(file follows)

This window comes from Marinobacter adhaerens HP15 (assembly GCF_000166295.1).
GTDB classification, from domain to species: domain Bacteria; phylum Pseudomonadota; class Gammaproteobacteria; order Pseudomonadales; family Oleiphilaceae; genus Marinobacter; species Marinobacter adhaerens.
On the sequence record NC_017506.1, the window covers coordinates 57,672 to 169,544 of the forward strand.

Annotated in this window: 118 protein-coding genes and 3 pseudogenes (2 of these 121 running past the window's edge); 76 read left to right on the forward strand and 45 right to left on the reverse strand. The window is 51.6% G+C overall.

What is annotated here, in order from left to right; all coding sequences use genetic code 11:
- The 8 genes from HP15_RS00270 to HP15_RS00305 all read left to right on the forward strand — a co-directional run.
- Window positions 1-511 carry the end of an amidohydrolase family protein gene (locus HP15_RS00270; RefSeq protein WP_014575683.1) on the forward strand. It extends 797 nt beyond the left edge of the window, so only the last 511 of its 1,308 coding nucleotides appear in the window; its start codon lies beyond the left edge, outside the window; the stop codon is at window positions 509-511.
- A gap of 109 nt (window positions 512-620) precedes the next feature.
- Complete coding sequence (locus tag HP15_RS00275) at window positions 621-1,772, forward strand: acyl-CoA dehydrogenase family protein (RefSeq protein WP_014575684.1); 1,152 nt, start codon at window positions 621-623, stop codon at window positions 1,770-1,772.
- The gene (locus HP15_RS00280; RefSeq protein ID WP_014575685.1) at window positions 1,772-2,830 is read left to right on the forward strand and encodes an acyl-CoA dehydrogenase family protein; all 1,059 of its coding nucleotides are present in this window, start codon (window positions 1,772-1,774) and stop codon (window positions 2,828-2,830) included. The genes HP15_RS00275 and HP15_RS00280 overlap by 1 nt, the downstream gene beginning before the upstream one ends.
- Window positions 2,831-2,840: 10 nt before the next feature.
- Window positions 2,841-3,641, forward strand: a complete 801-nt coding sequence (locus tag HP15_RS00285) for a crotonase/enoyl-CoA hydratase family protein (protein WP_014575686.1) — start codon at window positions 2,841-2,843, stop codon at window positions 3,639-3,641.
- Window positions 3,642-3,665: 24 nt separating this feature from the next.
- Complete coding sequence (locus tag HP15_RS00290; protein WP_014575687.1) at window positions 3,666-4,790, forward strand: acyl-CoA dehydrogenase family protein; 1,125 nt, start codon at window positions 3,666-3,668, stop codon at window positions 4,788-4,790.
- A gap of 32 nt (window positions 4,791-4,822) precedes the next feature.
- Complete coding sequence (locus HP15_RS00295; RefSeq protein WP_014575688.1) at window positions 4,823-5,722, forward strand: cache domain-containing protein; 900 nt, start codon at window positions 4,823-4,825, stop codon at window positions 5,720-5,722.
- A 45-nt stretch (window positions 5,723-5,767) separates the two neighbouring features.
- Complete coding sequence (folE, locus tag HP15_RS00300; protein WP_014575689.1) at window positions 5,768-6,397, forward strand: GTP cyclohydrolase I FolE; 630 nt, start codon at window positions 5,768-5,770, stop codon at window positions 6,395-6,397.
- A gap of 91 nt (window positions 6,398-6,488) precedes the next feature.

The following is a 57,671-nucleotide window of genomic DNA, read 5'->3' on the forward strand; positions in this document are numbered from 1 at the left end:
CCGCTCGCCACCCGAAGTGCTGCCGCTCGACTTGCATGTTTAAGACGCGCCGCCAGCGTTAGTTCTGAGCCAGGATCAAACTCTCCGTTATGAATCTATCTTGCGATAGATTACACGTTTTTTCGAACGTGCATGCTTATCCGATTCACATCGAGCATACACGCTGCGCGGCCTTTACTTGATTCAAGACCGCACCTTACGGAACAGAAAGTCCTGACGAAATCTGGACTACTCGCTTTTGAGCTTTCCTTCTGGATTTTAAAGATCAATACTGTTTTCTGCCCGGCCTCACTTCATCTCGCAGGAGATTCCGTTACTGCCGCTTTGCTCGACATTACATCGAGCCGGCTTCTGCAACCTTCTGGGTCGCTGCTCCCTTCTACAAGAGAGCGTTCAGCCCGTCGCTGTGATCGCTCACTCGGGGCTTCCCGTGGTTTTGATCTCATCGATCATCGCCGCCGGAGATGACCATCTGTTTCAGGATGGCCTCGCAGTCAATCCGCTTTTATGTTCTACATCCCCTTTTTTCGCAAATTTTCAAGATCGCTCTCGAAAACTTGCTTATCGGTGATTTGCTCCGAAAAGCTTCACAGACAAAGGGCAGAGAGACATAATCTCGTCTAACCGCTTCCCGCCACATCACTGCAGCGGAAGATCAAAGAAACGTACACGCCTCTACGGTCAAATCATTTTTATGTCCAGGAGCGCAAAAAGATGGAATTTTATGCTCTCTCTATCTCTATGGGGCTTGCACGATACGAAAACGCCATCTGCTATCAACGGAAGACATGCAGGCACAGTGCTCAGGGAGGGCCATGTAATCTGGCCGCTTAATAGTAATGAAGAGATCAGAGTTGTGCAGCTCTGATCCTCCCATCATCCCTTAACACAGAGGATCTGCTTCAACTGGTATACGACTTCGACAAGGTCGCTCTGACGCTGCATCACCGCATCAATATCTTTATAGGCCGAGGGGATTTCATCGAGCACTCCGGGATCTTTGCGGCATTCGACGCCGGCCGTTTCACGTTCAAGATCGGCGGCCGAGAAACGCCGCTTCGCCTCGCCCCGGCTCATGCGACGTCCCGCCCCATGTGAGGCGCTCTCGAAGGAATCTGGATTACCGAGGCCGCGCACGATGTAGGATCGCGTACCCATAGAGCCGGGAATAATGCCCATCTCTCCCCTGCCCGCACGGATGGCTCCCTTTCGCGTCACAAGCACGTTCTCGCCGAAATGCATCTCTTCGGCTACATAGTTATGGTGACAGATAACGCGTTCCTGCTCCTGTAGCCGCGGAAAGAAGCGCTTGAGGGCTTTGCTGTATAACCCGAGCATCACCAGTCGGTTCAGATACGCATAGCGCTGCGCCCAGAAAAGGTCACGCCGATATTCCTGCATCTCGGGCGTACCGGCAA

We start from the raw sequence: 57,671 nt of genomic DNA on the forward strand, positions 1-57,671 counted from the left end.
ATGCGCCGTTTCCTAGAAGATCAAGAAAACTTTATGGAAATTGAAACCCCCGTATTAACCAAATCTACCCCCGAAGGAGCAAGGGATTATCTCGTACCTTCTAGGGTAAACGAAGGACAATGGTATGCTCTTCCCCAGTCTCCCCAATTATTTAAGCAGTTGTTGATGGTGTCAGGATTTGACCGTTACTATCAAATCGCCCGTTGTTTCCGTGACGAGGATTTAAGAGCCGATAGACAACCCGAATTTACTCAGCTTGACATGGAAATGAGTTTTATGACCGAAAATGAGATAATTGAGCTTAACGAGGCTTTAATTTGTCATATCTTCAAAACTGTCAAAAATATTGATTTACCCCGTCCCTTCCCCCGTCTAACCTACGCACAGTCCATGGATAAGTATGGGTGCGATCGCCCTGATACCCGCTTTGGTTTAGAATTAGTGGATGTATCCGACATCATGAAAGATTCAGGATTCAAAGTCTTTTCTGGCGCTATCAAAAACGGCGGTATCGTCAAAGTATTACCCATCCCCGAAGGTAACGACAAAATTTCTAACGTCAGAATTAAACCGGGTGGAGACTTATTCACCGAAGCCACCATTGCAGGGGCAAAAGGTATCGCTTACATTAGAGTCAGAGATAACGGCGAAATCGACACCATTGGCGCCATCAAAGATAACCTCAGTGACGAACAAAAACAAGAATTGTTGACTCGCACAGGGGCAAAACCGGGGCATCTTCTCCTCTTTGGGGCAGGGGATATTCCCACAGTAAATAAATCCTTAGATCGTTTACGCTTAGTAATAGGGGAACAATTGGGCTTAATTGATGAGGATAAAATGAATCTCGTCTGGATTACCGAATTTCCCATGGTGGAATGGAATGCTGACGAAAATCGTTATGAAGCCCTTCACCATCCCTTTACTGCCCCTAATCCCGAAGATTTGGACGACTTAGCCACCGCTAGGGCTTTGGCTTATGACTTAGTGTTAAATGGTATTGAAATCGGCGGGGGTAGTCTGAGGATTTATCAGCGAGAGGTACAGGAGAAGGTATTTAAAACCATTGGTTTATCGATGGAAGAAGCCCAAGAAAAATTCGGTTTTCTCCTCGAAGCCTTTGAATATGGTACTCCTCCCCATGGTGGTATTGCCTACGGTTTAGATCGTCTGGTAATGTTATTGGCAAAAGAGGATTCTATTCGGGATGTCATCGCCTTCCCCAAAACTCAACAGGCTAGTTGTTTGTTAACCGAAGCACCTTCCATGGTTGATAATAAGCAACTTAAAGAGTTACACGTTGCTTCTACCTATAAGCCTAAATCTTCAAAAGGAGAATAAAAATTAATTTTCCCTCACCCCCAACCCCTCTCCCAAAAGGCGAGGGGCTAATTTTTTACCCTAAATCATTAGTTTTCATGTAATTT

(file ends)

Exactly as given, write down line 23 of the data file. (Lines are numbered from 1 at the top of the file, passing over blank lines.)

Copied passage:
ATGCGCCGTTTCCTAGAAGATCAAGAAAACTTTATGGAAATTGAAACCCCCGTATTAACCAAATCTACCCCCGAAGGAGCAAGGGATTATCTCGTACCTTCTAGGGTAAACGAAGGACAATGGTATGCTCTTCCCCAGTCTCCCCAATTATTTAAGCAGTTGTTGATGGTGTCAGGATTTGACCGTTACTATCAAATCGCCCGTTGTTTCCGTGACGAGGATTTAAGAGCCGATAGACAACCCGAATTTACTCAGCTTGACATGGAAATGAGTTTTATGACCGAAAATGAGATAATTGAGCTTAACGAGGCTTTAATTTGTCATATCTTCAAAACTGTCAAAAATATTGATTTACCCCGTCCCTTCCCCCGTCTAACCTACGCACAGTCCATGGATAAGTATGGGTGCGATCGCCCTGATACCCGCTTTGGTTTAGAATTAGTGGATGTATCCGACATCATGAAAGATTCAGGATTCAAAGTCTTTTCTGGCGCTATCAAAAACGGCGGTATCGTCAAAGTATTACCCATCCCCGAAGGTAACGACAAAATTTCTAACGTCAGAATTAAACCGGGTGGAGACTTATTCACCGAAGCCACCATTGCAGGGGCAAAAGGTATCGCTTACATTAGAGTCAGAGATAACGGCGAAATCGACACCATTGGCGCCATCAAAGATAACCTCAGTGACGAACAAAAACAAGAATTGTTGACTCGCACAGGGGCAAAACCGGGGCATCTTCTCCTCTTTGGGGCAGGGGATATTCCCACAGTAAATAAATCCTTAGATCGTTTACGCTTAGTAATAGGGGAACAATTGGGCTTAATTGATGAGGATAAAATGAATCTCGTCTGGATTACCGAATTTCCCATGGTGGAATGGAATGCTGACGAAAATCGTTATGAAGCCCTTCACCATCCCTTTACTGCCCCTAATCCCGAAGATTTGGACGACTTAGCCACCGCTAGGGCTTTGGCTTATGACTTAGTGTTAAATGGTATTGAAATCGGCGGGGGTAGTCTGAGGATTTATCAGCGAGAGGTACAGGAGAAGGTATTTAAAACCATTGGTTTATCGATGGAAGAAGCCCAAGAAAAATTCGGTTTTCTCCTCGAAGCCTTTGAATATGGTACTCCTCCCCATGGTGGTATTGCCTACGGTTTAGATCGTCTGGTAATGTTATTGGCAAAAGAGGATTCTATTCGGGATGTCATCGCCTTCCCCAAAACTCAACAGGCTAGTTGTTTGTTAACCGAAGCACCTTCCATGGTTGATAATAAGCAACTTAAAGAGTTACACGTTGCTTCTACCTATAAGCCTAAATCTTCAAAAGGAGAATAAAAATTAATTTTCCCTCACCCCCAACCCCTCTCCCAAAAGGCGAGGGGCTAATTTTTTACCCTAAATCATTAGTTTTCATGTAATTT